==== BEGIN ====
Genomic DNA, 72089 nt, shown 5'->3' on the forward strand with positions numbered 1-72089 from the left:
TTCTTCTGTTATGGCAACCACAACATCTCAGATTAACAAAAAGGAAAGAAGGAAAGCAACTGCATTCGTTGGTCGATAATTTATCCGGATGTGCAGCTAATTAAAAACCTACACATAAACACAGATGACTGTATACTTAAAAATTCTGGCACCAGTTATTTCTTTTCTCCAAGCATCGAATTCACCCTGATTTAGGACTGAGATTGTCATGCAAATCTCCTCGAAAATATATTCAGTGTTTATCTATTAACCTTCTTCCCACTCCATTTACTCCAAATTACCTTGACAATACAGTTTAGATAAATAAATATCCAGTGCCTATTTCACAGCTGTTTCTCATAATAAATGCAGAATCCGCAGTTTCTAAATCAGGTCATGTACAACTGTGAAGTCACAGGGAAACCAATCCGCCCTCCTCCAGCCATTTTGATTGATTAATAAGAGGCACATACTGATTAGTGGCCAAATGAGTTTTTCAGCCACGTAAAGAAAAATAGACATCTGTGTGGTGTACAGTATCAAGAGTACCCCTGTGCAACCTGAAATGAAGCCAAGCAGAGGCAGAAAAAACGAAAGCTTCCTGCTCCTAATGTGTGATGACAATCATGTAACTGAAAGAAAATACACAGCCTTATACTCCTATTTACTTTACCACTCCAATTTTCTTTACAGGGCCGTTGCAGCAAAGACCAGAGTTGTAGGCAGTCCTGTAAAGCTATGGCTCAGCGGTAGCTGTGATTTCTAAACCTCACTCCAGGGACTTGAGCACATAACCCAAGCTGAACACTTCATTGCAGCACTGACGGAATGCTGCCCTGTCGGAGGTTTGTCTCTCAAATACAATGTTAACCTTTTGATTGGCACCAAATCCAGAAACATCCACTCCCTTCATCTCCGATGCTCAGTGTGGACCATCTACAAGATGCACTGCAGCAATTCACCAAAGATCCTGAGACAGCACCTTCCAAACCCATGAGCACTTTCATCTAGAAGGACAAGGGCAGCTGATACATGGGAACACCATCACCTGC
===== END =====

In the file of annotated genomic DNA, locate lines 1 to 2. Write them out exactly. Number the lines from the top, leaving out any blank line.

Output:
Genomic DNA, 72089 nt, shown 5'->3' on the forward strand with positions numbered 1-72089 from the left:
TTCTTCTGTTATGGCAACCACAACATCTCAGATTAACAAAAAGGAAAGAAGGAAAGCAACTGCATTCGTTGGTCGATAATTTATCCGGATGTGCAGCTAATTAAAAACCTACACATAAACACAGATGACTGTATACTTAAAAATTCTGGCACCAGTTATTTCTTTTCTCCAAGCATCGAATTCACCCTGATTTAGGACTGAGATTGTCATGCAAATCTCCTCGAAAATATATTCAGTGTTTATCTATTAACCTTCTTCCCACTCCATTTACTCCAAATTACCTTGACAATACAGTTTAGATAAATAAATATCCAGTGCCTATTTCACAGCTGTTTCTCATAATAAATGCAGAATCCGCAGTTTCTAAATCAGGTCATGTACAACTGTGAAGTCACAGGGAAACCAATCCGCCCTCCTCCAGCCATTTTGATTGATTAATAAGAGGCACATACTGATTAGTGGCCAAATGAGTTTTTCAGCCACGTAAAGAAAAATAGACATCTGTGTGGTGTACAGTATCAAGAGTACCCCTGTGCAACCTGAAATGAAGCCAAGCAGAGGCAGAAAAAACGAAAGCTTCCTGCTCCTAATGTGTGATGACAATCATGTAACTGAAAGAAAATACACAGCCTTATACTCCTATTTACTTTACCACTCCAATTTTCTTTACAGGGCCGTTGCAGCAAAGACCAGAGTTGTAGGCAGTCCTGTAAAGCTATGGCTCAGCGGTAGCTGTGATTTCTAAACCTCACTCCAGGGACTTGAGCACATAACCCAAGCTGAACACTTCATTGCAGCACTGACGGAATGCTGCCCTGTCGGAGGTTTGTCTCTCAAATACAATGTTAACCTTTTGATTGGCACCAAATCCAGAAACATCCACTCCCTTCATCTCCGATGCTCAGTGTGGACCATCTACAAGATGCACTGCAGCAATTCACCAAAGATCCTGAGACAGCACCTTCCAAACCCATGAGCACTTTCATCTAGAAGGACAAGGGCAGCTGATACATGGGAACACCATCACCTGC